Fishing is the dominant source of mortality in most commercially exploited fish stocks. This means that benefits of living long and growing large are strongly reduced as very few individuals survive to a late age. Life on the "slow lane" is disadvantaged, while "fast track" life histories gain advantage. This is well known from studies on exploited fish communities. However, during the last few years, evidence has started to accumulate suggesting that also within a species, "fast track" variants are gaining ground - exactly as life history theoreticians have predicted years ago. Thus, fishing might well be the most influential single factor driving evolution in contemporary fish populations!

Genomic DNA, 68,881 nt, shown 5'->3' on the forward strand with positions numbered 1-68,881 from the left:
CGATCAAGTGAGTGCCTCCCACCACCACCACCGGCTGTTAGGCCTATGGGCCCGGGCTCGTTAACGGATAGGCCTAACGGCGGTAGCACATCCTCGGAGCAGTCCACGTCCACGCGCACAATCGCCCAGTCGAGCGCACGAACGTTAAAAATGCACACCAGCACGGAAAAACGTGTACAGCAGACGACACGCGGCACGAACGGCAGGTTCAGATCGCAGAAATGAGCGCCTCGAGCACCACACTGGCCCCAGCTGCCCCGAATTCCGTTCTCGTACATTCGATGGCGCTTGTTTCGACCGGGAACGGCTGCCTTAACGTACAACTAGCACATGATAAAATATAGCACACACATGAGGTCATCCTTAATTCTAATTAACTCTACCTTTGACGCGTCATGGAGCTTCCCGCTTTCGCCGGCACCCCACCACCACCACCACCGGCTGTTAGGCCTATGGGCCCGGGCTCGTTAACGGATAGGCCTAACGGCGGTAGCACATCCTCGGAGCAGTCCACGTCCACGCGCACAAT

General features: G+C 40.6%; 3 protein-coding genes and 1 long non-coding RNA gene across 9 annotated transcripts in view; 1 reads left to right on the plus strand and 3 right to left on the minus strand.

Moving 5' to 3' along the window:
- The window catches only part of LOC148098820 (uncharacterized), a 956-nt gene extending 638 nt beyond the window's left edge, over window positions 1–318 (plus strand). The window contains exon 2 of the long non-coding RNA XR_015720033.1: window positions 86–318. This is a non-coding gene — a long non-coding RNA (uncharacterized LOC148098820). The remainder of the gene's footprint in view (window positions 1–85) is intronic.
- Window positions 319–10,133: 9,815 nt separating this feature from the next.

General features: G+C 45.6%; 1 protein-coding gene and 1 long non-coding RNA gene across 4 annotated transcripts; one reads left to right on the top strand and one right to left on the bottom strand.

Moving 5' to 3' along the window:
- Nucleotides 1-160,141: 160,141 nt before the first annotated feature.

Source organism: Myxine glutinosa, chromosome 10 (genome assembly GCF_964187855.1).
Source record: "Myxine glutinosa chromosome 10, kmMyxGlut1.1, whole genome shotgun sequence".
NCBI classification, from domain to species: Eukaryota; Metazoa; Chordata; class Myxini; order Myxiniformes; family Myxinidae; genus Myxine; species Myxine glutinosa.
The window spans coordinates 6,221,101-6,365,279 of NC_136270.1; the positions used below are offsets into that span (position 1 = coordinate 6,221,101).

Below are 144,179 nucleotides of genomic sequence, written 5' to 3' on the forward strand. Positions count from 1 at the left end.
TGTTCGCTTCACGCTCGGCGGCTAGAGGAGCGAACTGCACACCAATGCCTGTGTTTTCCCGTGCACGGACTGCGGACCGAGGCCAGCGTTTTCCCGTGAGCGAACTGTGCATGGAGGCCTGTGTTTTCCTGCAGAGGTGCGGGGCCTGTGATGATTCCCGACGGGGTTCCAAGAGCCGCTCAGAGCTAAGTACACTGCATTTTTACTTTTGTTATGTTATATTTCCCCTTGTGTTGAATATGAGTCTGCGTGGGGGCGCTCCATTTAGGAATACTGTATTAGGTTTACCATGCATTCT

Fisheries-induced evolution is the most prominent research topic in EvoFish. Ultimately, the research in EvoFish revolves around two main questions: Does fisheries-induced evolution have ecological consequences? Are the long-term societal benefits of fishing affected by fisheries-induced evolution? And if the answer to any of these two questions is affirmative, a third question naturally follows: How should management of our common renewable resources respond to these challenges posed by fisheries-induced evolution?